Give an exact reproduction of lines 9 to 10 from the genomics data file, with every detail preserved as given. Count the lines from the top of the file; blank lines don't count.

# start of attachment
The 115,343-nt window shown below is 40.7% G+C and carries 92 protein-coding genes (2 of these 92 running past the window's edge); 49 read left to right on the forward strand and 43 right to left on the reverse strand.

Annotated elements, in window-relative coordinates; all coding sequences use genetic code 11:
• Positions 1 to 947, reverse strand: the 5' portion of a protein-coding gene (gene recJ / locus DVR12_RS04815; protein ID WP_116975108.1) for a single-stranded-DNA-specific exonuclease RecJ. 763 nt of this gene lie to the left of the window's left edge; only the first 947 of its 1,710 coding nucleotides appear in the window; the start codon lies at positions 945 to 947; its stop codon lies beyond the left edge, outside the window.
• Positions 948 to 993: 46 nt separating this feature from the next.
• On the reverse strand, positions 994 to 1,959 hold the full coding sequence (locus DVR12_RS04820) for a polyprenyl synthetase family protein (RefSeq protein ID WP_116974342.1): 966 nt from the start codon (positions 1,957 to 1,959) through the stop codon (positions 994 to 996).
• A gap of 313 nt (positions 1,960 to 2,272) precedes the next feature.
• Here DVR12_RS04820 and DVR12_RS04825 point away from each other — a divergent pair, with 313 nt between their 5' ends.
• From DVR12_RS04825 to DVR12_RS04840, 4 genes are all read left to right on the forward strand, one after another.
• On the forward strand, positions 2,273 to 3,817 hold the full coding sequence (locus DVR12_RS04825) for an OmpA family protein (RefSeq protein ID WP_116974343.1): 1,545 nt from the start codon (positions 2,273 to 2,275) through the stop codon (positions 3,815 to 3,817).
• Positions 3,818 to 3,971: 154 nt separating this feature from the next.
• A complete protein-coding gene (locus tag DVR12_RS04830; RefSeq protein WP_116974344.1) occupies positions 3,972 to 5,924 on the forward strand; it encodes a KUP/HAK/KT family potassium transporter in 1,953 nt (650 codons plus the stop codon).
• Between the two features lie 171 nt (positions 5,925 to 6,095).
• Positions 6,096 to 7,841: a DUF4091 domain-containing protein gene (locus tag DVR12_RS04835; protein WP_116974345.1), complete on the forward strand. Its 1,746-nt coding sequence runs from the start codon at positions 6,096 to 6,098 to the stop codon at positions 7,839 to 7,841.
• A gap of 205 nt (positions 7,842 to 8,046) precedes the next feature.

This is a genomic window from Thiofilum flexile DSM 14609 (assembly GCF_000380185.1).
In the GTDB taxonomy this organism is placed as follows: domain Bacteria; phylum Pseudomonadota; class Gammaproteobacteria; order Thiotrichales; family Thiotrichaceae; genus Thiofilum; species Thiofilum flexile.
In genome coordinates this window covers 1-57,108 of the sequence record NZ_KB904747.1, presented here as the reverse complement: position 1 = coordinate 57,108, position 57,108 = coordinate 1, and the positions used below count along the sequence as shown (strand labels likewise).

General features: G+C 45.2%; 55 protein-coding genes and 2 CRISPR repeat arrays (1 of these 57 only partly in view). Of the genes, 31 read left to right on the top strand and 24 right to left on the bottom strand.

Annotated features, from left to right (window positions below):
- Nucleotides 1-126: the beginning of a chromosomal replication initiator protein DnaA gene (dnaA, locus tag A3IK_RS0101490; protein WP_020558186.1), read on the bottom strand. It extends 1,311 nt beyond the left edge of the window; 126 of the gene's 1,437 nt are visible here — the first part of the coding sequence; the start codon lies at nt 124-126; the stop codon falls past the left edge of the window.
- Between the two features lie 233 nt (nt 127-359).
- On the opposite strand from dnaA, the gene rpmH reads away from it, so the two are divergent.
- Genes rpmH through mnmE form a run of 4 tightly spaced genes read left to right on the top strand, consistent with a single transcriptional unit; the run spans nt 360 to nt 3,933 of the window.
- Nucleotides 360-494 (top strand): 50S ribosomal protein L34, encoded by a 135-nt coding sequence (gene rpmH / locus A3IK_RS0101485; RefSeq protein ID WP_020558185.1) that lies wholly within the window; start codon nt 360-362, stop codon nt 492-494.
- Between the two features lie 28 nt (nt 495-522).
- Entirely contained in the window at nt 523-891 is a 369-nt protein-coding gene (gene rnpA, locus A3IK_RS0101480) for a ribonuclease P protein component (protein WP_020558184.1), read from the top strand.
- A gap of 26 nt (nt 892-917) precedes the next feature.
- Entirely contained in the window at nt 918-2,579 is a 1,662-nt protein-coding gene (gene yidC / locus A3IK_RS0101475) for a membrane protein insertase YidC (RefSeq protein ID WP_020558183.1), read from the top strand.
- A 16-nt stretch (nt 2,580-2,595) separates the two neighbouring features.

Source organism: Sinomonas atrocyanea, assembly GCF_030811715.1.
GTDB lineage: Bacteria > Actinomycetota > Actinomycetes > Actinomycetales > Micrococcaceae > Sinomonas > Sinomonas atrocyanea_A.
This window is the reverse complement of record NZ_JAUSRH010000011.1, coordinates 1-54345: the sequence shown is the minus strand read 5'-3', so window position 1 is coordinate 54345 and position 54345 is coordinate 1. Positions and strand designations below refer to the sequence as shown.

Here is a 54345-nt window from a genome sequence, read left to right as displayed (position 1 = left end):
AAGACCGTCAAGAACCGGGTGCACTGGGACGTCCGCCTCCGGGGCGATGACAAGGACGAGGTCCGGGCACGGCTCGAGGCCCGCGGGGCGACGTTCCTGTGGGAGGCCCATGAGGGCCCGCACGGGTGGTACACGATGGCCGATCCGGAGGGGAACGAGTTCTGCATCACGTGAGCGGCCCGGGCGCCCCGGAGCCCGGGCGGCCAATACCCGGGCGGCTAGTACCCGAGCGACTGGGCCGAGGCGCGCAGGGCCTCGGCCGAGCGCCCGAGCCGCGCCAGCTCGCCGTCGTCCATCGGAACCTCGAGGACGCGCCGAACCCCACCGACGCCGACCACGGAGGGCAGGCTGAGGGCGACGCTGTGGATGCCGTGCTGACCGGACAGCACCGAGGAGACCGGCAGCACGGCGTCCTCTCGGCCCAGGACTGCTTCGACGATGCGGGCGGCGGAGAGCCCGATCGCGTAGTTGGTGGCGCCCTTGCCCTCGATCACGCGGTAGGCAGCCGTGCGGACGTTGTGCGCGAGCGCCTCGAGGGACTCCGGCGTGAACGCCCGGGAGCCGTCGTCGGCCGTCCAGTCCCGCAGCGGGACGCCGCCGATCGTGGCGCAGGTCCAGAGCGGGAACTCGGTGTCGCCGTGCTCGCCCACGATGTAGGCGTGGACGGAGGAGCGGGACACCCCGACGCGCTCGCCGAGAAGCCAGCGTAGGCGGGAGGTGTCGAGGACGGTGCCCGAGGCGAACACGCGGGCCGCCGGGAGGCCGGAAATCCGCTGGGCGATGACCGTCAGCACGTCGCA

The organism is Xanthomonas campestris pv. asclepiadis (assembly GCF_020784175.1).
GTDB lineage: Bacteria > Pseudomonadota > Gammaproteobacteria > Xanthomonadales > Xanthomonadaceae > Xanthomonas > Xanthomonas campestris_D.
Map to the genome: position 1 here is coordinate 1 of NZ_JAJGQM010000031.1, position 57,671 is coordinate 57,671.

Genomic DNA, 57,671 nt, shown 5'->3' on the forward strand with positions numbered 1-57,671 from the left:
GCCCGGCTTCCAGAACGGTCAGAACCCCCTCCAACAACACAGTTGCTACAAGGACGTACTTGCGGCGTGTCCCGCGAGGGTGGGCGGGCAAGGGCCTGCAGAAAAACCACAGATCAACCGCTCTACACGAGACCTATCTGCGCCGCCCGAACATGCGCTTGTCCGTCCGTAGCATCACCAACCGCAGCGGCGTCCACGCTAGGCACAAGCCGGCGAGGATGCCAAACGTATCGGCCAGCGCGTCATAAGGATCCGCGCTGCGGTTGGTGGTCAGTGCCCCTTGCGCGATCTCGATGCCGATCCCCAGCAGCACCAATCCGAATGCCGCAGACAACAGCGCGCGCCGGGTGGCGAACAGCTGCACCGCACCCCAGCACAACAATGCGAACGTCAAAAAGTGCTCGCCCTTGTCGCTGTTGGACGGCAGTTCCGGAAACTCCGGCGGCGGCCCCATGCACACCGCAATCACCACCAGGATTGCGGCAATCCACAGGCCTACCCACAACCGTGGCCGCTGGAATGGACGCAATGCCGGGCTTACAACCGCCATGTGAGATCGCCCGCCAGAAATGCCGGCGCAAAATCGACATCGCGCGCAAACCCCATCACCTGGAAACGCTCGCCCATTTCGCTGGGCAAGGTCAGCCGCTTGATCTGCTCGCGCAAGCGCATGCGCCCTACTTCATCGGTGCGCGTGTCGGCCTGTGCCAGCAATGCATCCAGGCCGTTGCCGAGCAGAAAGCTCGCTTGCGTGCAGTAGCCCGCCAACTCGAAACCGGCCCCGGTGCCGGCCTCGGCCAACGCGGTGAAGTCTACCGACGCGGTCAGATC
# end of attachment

• On the forward strand, positions 2,273 to 3,817 hold the full coding sequence (locus DVR12_RS04825) for an OmpA family protein (RefSeq protein ID WP_116974343.1): 1,545 nt from the start codon (positions 2,273 to 2,275) through the stop codon (positions 3,815 to 3,817).
• Positions 3,818 to 3,971: 154 nt separating this feature from the next.